Theresa May Promises U.K. Lawmakers Brexit Vote by February 27

The UK parliament last month roundly rejected a Brexit deal Prime Minister Theresa May had sealed with the remaining 27 EU leaders

The UK parliament last month roundly rejected a Brexit deal Prime Minister Theresa May had sealed with the remaining 27 EU leaders

The prime minister is aiming to allay lawmaker concern that, unless they vote to take control of the process and order her to seek an extension of European Union negotiations, they will have lost their chance to avoid a no-deal Brexit.

She said the government needed to "get serious" about policy on a customs union and guarantee to "legislate for the protections around workers' rights".

Meanwhile in London, taking a cordial tone, Mrs May suggested further talks with the Labour Party leadership even as she said she did not see the advantage of permanent membership in the EU's customs union, a key demand Mr Corbyn is seeking in exchange for backing her troubled Brexit bill in Parliament.

"The point of the exercise was to say, look, there is a majority for a close economic relationship, if you're prepared to try to find it, and I've said for some time we should test that by having a vote on a customs union".

Writing her response to his letter of last Wednesday, Mrs May told the Labour leader: "It is good to see that we agree that the United Kingdom should leave the European Union with a deal and that the urgent task at hand is to find a deal that honours our commitments to the people of Northern Ireland, can command support in Parliament and can be negotiated with the EU - not to seek an election or second referendum". During his speech, Mr Johnson said: "I don't think there is any mileage for Theresa May or the Government in trying to a do a deal with Labour".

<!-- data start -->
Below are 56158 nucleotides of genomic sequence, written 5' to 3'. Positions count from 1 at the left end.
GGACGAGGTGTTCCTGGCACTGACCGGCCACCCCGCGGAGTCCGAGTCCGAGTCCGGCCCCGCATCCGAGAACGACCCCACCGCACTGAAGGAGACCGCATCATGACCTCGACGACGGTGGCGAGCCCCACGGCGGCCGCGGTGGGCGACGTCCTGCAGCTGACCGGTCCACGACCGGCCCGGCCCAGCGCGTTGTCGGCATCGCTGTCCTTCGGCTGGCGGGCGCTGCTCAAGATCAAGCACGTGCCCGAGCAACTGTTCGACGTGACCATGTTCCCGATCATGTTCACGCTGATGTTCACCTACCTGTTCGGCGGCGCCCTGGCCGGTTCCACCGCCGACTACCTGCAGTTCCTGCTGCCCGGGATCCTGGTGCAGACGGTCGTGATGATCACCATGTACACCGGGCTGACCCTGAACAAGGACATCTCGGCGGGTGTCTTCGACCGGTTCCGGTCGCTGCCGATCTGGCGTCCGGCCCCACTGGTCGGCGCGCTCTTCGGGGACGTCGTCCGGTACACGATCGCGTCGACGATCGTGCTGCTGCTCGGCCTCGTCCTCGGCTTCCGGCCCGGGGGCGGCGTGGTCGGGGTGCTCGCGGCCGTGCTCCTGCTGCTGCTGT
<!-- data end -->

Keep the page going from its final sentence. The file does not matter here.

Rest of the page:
"I am not clear why you believe it would be preferable to seek a say in future European Union trade deals rather than the ability to strike our own deal?"

And she questioned whether Mr Corbyn's call for "frictionless" trade would mean remaining in the single market and reneging on Labour's commitment to end free movement.

We need to break the Brexit deadlock.

It also follows an exchange of letters between Mrs May and Labour leader Jeremy Corbyn.

She did not reject any of his conditions outright in her reply.

Barnier told a news conference in Luxembourg that time was "extremely short" to conclude a deal before Britain is due to leave the bloc on March 29.

But the Prime Minister is expected to offer MPs a further chance to vote on non-binding amendments which could influence her Brexit strategy on February 27.

Mrs May's statement to the House of Commons is being made a day earlier than had been expected.

Mr Corbyn has repeatedly said there should be an election if Mrs May can not get a deal through Parliament and he has faced concerted pressure from some in his party to push for a second public vote.

Labour's Brexit policy chief Keir Starmer told the Sunday Times newspaper that his party would seek to use the debate in parliament this week to prevent May from waiting until the last minute to come back with a deal, and compel her to present a fresh accord for lawmakers to consider before February 26.

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